We believe that nonprofits are a serious negative problem for our movement. We believe that they are used to misdirect the revolutionary potential of the movement and bring the Black Lives Matter Movement into the control of the left wing of the Democratic Party. By dumping huge amounts of funds and jobs to young people in the movement, nonprofits seem to be serving to promote left/liberal “community organizing” as revolutionary work while limiting the revolutionary direction and nationalist direction that our people are taking.
I’d say that my answer would be that non profits are parasitic and can’t exist without the suffering of people. Non profits wouldn’t be around if people had the shit that they needed and non profits tend to just act as gatekeepers for resources. I don’t think that they do anything for movements besides come in and start taking what they can: energy, momentum, influence, or actual resources.
A rough comparison can be made that nonprofits are to street level struggle as unions are to workplace level struggle. They seek to be mediators of the struggle, and end up being the first line of defense for the system. While they can provide political cover and resources at best, at worst they can lead spontaneous and independent movements back into acceptable forms of struggle.
What relationship should the Black Lives Matter movement have to the established political parties, if any? To the electoral system in general?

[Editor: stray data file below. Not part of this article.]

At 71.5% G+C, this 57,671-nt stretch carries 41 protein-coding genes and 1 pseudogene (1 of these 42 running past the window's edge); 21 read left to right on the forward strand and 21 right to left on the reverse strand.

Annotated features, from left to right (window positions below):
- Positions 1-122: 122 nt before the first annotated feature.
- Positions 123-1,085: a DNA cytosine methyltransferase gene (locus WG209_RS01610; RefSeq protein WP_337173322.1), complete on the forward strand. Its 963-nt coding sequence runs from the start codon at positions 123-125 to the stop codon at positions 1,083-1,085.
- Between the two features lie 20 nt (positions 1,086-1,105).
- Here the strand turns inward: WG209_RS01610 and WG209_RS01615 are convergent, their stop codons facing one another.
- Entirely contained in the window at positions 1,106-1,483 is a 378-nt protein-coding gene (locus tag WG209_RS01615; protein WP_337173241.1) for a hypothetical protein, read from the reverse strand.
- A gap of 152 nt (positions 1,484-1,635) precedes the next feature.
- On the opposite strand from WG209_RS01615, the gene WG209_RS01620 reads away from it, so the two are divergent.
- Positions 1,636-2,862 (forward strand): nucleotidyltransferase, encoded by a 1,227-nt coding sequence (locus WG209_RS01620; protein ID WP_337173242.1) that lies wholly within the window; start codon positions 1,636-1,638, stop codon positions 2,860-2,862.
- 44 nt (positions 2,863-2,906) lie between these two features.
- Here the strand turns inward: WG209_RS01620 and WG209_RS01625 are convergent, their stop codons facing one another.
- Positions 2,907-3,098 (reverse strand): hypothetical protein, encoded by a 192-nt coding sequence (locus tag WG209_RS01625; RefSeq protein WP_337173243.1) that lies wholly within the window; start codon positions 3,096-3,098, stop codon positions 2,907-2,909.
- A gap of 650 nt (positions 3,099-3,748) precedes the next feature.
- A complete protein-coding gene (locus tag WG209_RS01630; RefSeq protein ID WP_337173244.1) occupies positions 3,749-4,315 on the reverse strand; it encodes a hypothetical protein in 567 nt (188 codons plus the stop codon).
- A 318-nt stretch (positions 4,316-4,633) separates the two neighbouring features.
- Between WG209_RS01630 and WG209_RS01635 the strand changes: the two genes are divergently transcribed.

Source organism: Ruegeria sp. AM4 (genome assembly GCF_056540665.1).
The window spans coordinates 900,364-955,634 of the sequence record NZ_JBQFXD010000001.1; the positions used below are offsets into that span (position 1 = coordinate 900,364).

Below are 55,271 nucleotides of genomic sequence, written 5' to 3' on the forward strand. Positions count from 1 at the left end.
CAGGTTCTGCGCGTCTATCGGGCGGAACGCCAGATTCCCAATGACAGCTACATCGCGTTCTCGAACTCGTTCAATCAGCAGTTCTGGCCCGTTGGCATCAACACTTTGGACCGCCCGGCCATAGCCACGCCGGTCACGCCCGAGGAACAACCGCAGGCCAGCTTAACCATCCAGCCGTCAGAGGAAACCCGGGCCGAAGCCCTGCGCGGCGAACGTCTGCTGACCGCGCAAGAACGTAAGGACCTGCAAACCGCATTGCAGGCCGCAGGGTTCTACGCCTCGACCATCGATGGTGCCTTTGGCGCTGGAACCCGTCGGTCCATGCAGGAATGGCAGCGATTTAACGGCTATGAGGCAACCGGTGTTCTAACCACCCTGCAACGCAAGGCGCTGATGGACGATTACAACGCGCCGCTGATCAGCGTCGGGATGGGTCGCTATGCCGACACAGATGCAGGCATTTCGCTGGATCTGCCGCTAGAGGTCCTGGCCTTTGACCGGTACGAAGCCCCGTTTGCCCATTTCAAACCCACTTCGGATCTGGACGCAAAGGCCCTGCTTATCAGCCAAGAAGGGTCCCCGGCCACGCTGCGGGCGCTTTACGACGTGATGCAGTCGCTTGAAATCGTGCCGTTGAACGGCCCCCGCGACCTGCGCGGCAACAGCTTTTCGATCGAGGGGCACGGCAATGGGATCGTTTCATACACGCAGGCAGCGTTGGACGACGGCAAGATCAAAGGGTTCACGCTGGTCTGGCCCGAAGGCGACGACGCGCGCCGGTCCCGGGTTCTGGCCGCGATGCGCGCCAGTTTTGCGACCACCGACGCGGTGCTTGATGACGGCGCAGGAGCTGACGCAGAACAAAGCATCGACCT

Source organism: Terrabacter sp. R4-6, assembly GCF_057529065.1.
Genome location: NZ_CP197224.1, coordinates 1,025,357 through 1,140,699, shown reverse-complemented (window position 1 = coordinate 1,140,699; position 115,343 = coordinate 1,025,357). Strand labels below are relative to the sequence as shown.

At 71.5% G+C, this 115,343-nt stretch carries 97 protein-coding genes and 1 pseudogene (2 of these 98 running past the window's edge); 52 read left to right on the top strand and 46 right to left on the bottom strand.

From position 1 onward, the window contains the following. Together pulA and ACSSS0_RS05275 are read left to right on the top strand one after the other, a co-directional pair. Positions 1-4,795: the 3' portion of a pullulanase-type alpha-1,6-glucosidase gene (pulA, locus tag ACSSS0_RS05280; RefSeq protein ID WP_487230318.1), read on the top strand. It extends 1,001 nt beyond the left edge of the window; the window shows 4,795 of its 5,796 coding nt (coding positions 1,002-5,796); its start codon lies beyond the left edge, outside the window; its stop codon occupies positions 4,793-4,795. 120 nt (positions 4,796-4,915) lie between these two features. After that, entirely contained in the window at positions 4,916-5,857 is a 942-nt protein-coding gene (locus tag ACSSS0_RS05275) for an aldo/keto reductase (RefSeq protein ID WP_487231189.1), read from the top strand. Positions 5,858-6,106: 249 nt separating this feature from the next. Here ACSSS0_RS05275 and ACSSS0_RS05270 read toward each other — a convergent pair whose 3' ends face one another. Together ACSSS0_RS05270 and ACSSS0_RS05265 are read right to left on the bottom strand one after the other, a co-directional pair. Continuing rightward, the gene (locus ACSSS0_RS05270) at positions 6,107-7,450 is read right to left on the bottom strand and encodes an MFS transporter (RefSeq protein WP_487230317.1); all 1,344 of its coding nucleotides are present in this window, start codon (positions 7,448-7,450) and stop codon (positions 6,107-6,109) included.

BLM should remain independent of political parties. Only Autonomous, direct action carried out by the black working class and others who share a common interest in ending police brutality is what we will bring about the changes we want.
BLM should keep political parties accountable as they have been through direct action initiatives. And we feel it’s the responsibility of BLM activists to be informed of the policy platforms that negatively or positively affect the most vulnerable members of our community in order to put pressure on political leaders for revision.
We promote Malcolm X’s ideas about voting as expressed in his speech “the Ballot or the Bullet”. We support electoral politics as a “tactic” particularly in Black majority counties of the South Eastern United States.
We can not speak about the relationship of the Black Lives Matter movement to established political parties. While we work in solidarity with the Black Lives Matter movement and support the fight against police terrorism, our political work is strategically different than that of the BLM. Our own position on the question is that we have no relationship with any of the parties of the US empire.
The Black Lives Matter movement should take a confrontational and antagonistic stance towards the established political parties. There is an inherent contradiction in pursuing electoral politics. It implies that we believe that the current system can work in our favor, but this runs directly contrary to our actual experience in this capitalist, patriarchal and white supremacist society. Having close ties to either party has not helped our struggles.
Electoralism at this point in our social movements existence should be off the table entirely. If we had autonomous, mass social movements to speak of, then maybe we could debate the nuances of having some sort of inside-outside electoral strategy, but zero energy or resources should be going to support electoralism of any sort right now.
What relationship does the Black Lives Matter movement have to other movements in the U.S, like the immigrants rights, prisoners, or student movements? How do they mutually influence one another?